Architecture Critics Win Vincent Scully Prize

Commonwealth Avenue, Boston / Wikipedia
Rittenhouse Square, Philadelphia / Wikipedia

There are just a few full-time architecture critics left at national and metropolitan newspapers in the U.S. But as Robert Campbell, long-time architecture critic for The Boston Globe, noted: “We’ve survived without architecture critics in the past — and will do so again.”

With the rise of highly-local and specialized blogs and Facebook pages examining all aspects of design and development, architecture critics may indeed go the way of the dodo. But it will be a loss for us all.

At the National Building Museum, Campbell and Inga Saffron, architecture critic for The Philadelphia Inquirer, both Pulitizer Prize winners, were given the Vincent Scully Prize for their role in elevating public discourse on the built environment. They are influential voices who have not only shaped the debate in their own cities but have also informed other communities around the world.

Here are some highlights from a panel discussion led by Blair Kamin, Pulitzer Prize-winning architecture critic for The Chicago Tribune.

On the rapid pace of urban redevelopment:

“Cities have really changed over the past twenty years. Before, the fear was Philadelphia would become the next Detroit and go into free fall, but now there is too much construction and the fear is gentrification.” — Saffron

“Banks and developers are now driving architectural forms. Architects have become an afterthought. They have so little control; I feel bad for them. The heroic architect myth is not reality.” — Saffron

“Developer-driven buildings aren’t very good. There are three firms that do about 90 percent of buildings in Boston. Redevelopment work is built quickly to minimal standards.” — Campbell

On the importance of place:

“I write about places, not buildings. There is an art to making great places. A great place can be a bedroom, lawn, neighborhood, city, or region.” — Campbell

Kamin then asked both Campbell and Saffron to name a great place.

For Campbell, a prime example is Commonwealth Avenue in Boston, which has “rows of homes dressed up in their tuxedos,” and for Saffron, Rittenhouse Square in Philadelphia, “which is permeable and enables you to flow through.” (see images above).

On Washington, D.C.:

Saffron, who is known for her cutting critiques, had nothing good to say about the new NoMA district:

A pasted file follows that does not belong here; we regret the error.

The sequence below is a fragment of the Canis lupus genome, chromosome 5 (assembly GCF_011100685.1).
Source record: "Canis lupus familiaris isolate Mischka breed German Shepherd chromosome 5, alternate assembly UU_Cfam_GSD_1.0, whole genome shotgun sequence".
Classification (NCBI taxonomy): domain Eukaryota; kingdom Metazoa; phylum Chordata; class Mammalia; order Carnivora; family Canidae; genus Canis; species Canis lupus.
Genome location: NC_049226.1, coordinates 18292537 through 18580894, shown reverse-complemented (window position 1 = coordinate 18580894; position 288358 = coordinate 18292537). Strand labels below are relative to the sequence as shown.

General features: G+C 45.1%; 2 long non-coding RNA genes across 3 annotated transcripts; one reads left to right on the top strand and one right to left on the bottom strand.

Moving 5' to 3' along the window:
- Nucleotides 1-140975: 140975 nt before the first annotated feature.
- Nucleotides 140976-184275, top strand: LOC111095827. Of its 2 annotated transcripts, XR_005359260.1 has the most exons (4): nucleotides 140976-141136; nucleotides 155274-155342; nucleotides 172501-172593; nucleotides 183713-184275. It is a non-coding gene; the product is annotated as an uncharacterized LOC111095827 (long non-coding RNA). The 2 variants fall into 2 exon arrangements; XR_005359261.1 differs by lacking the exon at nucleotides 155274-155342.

“It looks like the world’s biggest office park. They will likely run out of window patterns eventually. These buildings maximize every inch of floor space. They are all the same shape. It’s dispiriting.”

NoMA District in Washington, D.C. / Curbed DC

But Campbell is a big fan of the Washington, D.C. Metro system, designed by architect Harry Weese. As Kamin remarked: “It looks like civilization — those concrete vaults.”

Washington, D.C. Metro / Wikipedia

On their learning and writing process:

“If you don’t know what you are looking at, it forces you to look more closely.” — Campbell

“I’m a civilian, like every other citizen. We have a civic obligation to know how our cities are being built. I’m a big explainer. I don’t use jargon because I don’t want to lose my audience.” — Saffron

“I’m very embedded in a city. I’m a militant pedestrian and bicyclist. Walking and biking offers a more intimate pace. But dull stretches of streets will affect your whole mood.” — Saffron

“It’s easy to see the built world as a bar graph, a result of all these legal, financial, and political developments, nourished by bankers and developers deep in the caverns. But the physical environment merits its own evaluation, without looking at the subterranean forces.” — Campbell

And, lastly, advice for other writers of the built environment:

“Always go to the building or site. There is no substitution for being present. Renderings and photography can lie. See it with your own eyes.” — Saffron

“Inhabit the space. That’s the only way to see the relationships with other things — the context with other buildings and surroundings.” — Campbell

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